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Судебные дела / Зарубежная практика  / Charles J. PARKER, Plaintiff, v. UNITED STATES of America, Defendant., United States District Court, E.D. Missouri, Eastern Division., 860 F.Supp. 657, No. 4:93CV00402 ELF., March 14, 1994

Charles J. PARKER, Plaintiff, v. UNITED STATES of America, Defendant., United States District Court, E.D. Missouri, Eastern Division., 860 F.Supp. 657, No. 4:93CV00402 ELF., March 14, 1994


Charles J. PARKER, Plaintiff, v. UNITED STATES of America, Defendant.

United States District Court, E.D. Missouri, Eastern Division.

860 F.Supp. 657

No. 4:93CV00402 ELF.

March 14, 1994.

Charles J. Parker, pro se.

Rachel D. Cramer, U.S. Dept. of Justice, Office of Special Litigation, Tax Div., Washington, DC, for the U.S.


FILIPPINE, Chief Judge.

This matter is before the Court on defendant's motion for summary judgment. Plaintiff has not responded to this motion. This case is set for trial on the nonjury docket of March 21, 1994.

Plaintiff brings this suit pro se seeking a refund of federal taxes. Plaintiff's late wife, Lelia B. Parker, was a federal employee from 1948 until her retirement in 1986. While employed, Lelia Parker contributed a percentage of her salary to the Civil Service Retirement System (CSRS). By 1986 these contributions totaled $31,803.96.

At retirement, Mrs. Parker had various options available to her. She chose to receive the amount of her contributions paid to CSRS in a lump sum and to thereafter collect a lesser annuity. That Lump Sum Credit payment was $32,000.39 (the amount of the contributions plus interest earned on them before 1957). Plaintiff and Mrs. Parker included the full amount of the Lump Sum Credit as income in computing their joint 1987 federal tax liability.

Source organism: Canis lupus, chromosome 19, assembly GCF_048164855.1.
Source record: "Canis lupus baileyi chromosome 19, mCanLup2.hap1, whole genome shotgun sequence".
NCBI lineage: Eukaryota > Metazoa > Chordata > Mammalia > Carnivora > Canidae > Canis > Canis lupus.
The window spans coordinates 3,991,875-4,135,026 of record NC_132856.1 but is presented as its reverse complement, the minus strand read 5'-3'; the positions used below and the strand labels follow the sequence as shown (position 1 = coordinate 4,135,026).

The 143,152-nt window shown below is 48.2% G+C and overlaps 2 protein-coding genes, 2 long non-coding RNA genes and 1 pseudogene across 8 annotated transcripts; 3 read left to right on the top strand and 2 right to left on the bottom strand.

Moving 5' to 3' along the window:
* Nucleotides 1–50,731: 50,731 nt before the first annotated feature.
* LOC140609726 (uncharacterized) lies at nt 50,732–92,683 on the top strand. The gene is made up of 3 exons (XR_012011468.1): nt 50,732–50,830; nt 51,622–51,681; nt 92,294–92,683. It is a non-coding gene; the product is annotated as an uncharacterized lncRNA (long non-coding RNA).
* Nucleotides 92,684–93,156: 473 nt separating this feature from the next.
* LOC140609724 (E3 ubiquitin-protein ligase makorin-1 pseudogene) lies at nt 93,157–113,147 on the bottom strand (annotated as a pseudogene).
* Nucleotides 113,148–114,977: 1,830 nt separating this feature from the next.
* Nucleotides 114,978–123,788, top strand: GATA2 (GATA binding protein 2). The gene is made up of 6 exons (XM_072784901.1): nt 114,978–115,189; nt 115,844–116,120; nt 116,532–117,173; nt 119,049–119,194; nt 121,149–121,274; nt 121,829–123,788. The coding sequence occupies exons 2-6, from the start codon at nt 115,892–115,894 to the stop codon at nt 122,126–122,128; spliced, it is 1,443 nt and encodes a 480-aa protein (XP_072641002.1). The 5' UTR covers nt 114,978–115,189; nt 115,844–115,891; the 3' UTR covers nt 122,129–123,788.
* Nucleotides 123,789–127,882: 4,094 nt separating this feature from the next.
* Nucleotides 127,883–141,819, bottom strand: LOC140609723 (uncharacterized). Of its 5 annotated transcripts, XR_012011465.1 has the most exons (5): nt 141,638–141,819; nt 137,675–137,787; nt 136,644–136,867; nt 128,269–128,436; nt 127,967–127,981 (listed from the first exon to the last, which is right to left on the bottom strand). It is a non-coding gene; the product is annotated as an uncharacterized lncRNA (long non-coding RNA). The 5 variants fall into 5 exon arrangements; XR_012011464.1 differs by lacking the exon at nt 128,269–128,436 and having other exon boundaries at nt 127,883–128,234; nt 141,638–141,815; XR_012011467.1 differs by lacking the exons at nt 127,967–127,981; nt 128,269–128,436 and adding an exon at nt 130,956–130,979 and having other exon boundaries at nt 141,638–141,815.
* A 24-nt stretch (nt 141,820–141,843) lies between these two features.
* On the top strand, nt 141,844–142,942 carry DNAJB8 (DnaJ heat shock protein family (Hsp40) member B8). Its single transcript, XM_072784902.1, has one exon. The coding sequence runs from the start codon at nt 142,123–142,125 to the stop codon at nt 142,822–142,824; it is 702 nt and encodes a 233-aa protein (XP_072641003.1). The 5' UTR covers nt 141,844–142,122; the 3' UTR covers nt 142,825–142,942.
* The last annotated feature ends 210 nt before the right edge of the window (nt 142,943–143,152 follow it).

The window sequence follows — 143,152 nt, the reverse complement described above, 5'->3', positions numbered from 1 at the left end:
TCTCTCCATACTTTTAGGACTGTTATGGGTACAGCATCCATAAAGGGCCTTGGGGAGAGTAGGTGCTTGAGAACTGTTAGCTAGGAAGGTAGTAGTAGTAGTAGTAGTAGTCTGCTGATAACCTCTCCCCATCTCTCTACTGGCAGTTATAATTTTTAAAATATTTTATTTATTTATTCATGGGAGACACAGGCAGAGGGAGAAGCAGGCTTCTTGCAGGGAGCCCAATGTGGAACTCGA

On January 11, 1991, plaintiff filed an amended return for 1987, seeking a refund of $8,982.00. Plaintiff claimed that the lump sum should not have been included as part of his and Mrs. Parker's 1987 gross income. The claim for refund was disallowed and plaintiff filed this suit. For the reasons stated below, the Court shall grant defendant's motion for summary judgment.

Summary judgment is appropriate when there is no dispute of material fact and the moving party is entitled to judgment as a matter of law. Fed.R.Civ.P. 56; Buller v. Buechler , 706 F.2d 844, 846 (8th Cir.1983). When presented with such a motion, this Court must determine whether there "are any genuine factual issues that properly can be resolved only by the finder of fact because they may reasonably be resolved in favor of either party." Anderson v. Liberty Lobby, Inc. , 477 U.S. 242, 250, 106 S.Ct. 2505, 2511, 91 L.Ed.2d 202 (1986). "Factual disputes that are irrelevant or unnecessary" will not preclude a summary judgment. Id . at 248, 106 S.Ct. at 2510. When evaluating a motion for summary judgment, the Court must view the facts in the light most favorable to the party against whom the motion is directed, giving such party the benefit of all reasonable inferences to be drawn from the facts. Portis v. Folk Constr. Co. , 694 F.2d 520, 522 (8th Cir.1982). The party opposing the summary judgment motion "may not rest upon mere allegations or denials of his pleading, but . . . must set forth specific facts showing that there is a genuine issue for trial." Anderson , 477 U.S. at 248, 106 S.Ct. at 2510 (quoting First National Bank of Arizona v. Cities Service Co. , 391 U.S. 253, 288, 88 S.Ct. 1575, 1592, 20 L.Ed.2d 569 (1968)). Plaintiff has not responded to the motion. If the motion and supporting documentation do not establish that there is not genuine question of material fact, however, the motion must be denied even in the absence of a response. Heath v. John Morrell & Co. , 768 F.2d 245, 249 (8th Cir.1985).